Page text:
Chrysler Cuts Dealerships

June 12, 2008
Even before the current slump in car sales, it was conventional wisdom that the Big Three U.S. automakers were "over-dealered." In some cases, they operated two, even three times as many as their import rivals when you adjusted for overall sales. Once, that was considered a real advantage, giving Detroit more coverage, but no longer.

General Motors began trimming back its showroom count more than a decade ago, often to sharp resistance from the smaller retailers who were typically the first to go. Now Chrysler is stepping up its own dealer consolidation program, eliminating 196 outlets, or roughly 5 percent of its total during the last 12 months.

The pressure is increasing, both on Chrysler and its retailers. With the overall American car market slipping and Chrysler's own share plunging even faster, it's becoming harder and harder for marginal outlets to stay in business. And the automaker is pressing even some of its healthier dealer to consider selling out.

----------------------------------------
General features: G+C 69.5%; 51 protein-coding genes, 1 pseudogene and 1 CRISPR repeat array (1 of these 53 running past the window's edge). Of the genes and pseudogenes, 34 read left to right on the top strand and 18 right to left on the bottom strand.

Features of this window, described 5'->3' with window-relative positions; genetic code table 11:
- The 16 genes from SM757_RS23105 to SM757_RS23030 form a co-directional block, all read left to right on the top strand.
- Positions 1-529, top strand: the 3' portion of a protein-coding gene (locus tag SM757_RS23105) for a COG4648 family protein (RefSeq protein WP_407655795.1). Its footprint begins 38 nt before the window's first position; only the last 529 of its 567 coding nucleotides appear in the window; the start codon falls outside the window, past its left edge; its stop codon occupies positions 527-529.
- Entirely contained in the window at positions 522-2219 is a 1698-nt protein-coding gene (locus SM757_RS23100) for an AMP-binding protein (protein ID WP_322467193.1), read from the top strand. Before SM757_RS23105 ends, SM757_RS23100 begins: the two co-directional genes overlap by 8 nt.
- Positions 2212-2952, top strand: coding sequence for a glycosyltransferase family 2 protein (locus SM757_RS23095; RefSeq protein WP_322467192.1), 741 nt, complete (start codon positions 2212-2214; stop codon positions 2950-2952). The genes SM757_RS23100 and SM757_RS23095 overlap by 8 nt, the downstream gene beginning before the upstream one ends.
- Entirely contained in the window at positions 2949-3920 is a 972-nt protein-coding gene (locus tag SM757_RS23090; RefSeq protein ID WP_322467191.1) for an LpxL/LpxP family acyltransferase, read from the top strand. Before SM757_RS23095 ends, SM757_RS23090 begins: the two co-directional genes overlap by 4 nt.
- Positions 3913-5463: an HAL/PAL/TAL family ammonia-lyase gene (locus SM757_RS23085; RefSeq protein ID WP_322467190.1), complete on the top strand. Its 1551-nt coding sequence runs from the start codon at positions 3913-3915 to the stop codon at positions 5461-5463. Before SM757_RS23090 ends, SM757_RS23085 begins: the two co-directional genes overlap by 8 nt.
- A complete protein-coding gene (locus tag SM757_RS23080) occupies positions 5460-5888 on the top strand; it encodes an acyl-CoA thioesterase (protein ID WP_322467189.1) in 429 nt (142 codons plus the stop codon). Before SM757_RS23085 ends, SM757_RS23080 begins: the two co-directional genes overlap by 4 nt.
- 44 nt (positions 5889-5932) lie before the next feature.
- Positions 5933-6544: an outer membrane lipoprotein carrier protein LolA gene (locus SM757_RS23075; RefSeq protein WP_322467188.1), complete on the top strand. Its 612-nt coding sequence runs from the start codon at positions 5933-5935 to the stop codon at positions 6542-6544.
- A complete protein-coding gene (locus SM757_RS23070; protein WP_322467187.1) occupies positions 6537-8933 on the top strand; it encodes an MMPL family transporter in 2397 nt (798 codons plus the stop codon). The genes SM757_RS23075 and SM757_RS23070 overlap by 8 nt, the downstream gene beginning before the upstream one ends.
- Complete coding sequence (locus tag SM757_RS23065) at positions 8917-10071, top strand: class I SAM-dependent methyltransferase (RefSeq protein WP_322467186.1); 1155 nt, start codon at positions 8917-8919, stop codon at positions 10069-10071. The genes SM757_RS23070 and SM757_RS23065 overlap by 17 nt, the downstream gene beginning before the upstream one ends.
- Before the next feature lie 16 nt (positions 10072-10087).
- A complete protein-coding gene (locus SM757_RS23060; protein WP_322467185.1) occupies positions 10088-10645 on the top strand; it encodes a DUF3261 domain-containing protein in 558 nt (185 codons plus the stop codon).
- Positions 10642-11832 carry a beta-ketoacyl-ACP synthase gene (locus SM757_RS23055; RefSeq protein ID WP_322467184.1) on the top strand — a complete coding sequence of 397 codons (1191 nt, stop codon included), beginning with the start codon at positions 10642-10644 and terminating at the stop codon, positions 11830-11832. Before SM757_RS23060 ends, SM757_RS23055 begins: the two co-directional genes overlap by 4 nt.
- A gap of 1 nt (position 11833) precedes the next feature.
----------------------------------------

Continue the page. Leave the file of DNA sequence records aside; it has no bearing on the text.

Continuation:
Part of the campaign is to consolidate showrooms that continue to sell only one or two of the automaker's three brands - Chrysler, Dodge and Jeep - into single, so-called Genesis shops. Thirty-seven of these all-brand showrooms have opened since the beginning of the year, and today, Genesis retailers account for 58 percent of Chrysler's 3,488 remaining retailers.

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